Bernstein Award Winners
Second-Generation Winner Earns 2007 Bernstein Award
Date: May 1, 2007
SALISBURY, MD---After developing plans for a company that provides meals and groceries to
Ocean City vacationers, Salisbury University alumna Nicolette Engler has followed in her
father’s footsteps to become this year’s winner of the annual Bernstein Award. It recognizes
outstanding, potentially successful business ideas developed by SU students.
It is the first time a second-generation winner has taken home the award, and its top
prize of $5,000, since the competition began 20 years ago. Entrepreneurship runs in Engler’s
family–her father, Pete, used his winnings from the 1989 competition to start the popular
Salisbury restaurant Nacho Pete’s.
“I was extremely proud of her,” Pete Engler said. “The passion she has for business and
the work she put into her plans showed in her presentation.”
Engler’s winning plan for the “Ocean City Provision Company” was announced by competition
founder and SU alumnus Richard Bernstein (’76), who attended the awards banquet on Saturday,
April 28, with his wife. He spoke about the personal significance of the $5,000 first-place
award: It was the amount he borrowed from a bank to launch his first business, K&L
Microwave in Salisbury. He also reflected on the joys of entrepreneurship, as well as its
broader significance as a source of innovation and job creation.
“Not only did the award impact the direction I took with my career but now its impacting
my daughter’s life in a really positive way, and what a legacy for Bernstein to leave for
the University,” Pete Engler said.
“Through his continued support of this competition, Richard Bernstein has inspired an
entire generation of entrepreneurs,” said Dr. Stephen B. Adams, assistant professor of
management and director of the competition. “In so doing, he has earned the gratitude of
Salisbury University students, their families, the faculty and staff, and the broader
Nicolette Engler, who graduated in December with a degree in business management, said
she plans to conduct market research for her company and hopefully have it up and running by
next May. Her idea meal plans and all the necessary ingredients to the condos of Ocean
City vacationers when they arrive stemmed from seeing a yacht provision company in
“We wanted to make it more convenient for travelers so they can spend more time relaxing
with their family and not worry about meals,” she said. Her father and step-mother will be
part of her management team, serving as financial investors and entrepreneurial mentors.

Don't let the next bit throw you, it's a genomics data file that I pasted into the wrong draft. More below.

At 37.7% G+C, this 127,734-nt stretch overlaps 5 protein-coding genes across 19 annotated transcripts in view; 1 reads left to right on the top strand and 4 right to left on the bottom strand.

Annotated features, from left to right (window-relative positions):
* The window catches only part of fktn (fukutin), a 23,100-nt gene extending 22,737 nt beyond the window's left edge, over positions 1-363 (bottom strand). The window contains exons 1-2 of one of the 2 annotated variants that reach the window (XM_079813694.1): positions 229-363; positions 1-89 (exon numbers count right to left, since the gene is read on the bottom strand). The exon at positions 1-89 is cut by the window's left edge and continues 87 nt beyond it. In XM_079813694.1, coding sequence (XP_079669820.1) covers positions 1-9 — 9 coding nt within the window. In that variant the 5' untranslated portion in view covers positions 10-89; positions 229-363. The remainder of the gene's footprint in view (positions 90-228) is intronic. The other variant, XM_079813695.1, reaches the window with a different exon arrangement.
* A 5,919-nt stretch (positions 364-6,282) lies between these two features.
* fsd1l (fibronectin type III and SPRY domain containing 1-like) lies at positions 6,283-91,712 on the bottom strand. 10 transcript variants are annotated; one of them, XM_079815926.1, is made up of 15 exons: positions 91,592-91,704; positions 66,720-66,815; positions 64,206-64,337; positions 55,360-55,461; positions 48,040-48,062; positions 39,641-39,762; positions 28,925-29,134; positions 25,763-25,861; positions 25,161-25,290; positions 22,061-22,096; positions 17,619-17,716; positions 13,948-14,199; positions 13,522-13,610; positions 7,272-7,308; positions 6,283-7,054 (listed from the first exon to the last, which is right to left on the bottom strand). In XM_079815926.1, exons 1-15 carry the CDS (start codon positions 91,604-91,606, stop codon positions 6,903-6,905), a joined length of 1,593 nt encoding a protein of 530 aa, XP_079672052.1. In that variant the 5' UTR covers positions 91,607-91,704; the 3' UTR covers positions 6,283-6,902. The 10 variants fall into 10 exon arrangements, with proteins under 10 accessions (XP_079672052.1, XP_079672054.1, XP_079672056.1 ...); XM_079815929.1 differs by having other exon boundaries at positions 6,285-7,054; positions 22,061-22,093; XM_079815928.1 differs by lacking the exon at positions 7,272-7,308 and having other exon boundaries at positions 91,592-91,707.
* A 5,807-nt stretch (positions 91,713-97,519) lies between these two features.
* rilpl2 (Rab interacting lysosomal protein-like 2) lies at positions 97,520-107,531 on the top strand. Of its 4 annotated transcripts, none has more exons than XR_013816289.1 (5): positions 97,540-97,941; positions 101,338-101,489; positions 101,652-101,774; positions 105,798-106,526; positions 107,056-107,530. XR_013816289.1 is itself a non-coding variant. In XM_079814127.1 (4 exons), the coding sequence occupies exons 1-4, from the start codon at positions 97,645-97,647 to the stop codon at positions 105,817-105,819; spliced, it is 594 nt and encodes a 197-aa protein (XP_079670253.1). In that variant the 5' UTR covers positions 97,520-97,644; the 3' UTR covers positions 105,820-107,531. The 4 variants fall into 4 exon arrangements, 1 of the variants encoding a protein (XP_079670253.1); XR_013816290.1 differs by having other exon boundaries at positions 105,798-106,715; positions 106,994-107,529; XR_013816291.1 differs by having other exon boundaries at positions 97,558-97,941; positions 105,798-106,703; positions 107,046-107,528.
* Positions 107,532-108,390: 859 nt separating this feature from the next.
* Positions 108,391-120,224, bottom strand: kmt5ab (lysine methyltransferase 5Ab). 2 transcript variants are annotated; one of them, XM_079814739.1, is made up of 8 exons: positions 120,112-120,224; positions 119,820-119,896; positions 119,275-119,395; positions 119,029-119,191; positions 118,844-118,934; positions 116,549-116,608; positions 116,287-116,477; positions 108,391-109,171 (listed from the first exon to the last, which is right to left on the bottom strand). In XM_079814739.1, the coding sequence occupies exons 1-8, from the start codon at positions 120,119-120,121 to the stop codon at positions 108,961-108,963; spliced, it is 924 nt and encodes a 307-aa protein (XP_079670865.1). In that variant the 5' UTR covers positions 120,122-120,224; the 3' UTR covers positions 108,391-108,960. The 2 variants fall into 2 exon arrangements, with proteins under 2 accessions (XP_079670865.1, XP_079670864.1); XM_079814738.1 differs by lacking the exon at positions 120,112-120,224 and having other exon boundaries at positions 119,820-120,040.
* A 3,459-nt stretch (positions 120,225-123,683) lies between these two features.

“He’s been there supporting me with all that I need in this venture,” Engler said. “He
has a lot of contacts, which has been very helpful, and it was just rewarding to have him
Pete Engler (’89) invested his prize money in Nacho Pete’s shortly after graduating from
SU with a degree in business in administration and a concentration in entrepreneurial
studies. For 11 years he worked in the business, eventually opening a second Mexican
“I was the first person in my family to go out and open their own business and I didn’t
have the benefit of having someone with a business background to help out,” Engler said.
“But she will. My wife and I have strong business backgrounds and we will be her mentors.
That gives her a great advantage going into this.”
Engler said he’s enjoyed watching the competition grow and develop from its early years
when participants had to demonstrate entrepreneurial spirit during an interview with four
judges. “Now the students come with these great ideas and business plans, and to see them
get up in front of a whole crowd to present and share their vision is just fascinating,” he
Nicolette Engler’s plan for the “Ocean City Provision Company” was chosen from among four
finalists, who were in turn selected from among this year’s record 51 submissions.
The other finalists were also honored. Vienna resident Jennifer Layton, an MBA student
and training coordinator for the Small Business Development Center, won the $1,000
second-place award with her submission, “Layton’s Chance Winery.” It detailed plans to
begin growing grapes at her Dorchester County grain farm, turning it into a winery.
Two $250 honorable mention awards were given to Stephanie Parker of Millsboro, DE, for
her plan for “Exquisite Occasions,” and to the team of Ryan DeRose of Oswego, NY, Sara
Greaver of Baltimore and Adam Rones of Ellicott City for “Visual Assembly.”
Bernstein, a local entrepreneur and former president and CEO of BAI Aerosystems, Inc. in
Easton, created the competition to recognize students who develop original, well-researched
proposals for a business startup or for the transformation of an existing business. The
Franklin P. Perdue School of Business hosts the annual contest, designed to encourage and to
provide resources for young entrepreneurs to move forward with their visions. SU graduate
and undergraduate students in any program of study may participate.
This year’s judges included Warren Citrin, co-founder of Solipsys Corp. and his latest
company, Gloto Corp.; Rafael Correa, president of Machining Technologies (Ma Tech) in
Salisbury; James A. Poulos II, registered patent attorney and executive director of the
University of Maryland Office of Technology Commercialization; and Edwin A. Rommel III,
co-founder and managing partner of Twilley, Rommel & Stephens, P.A.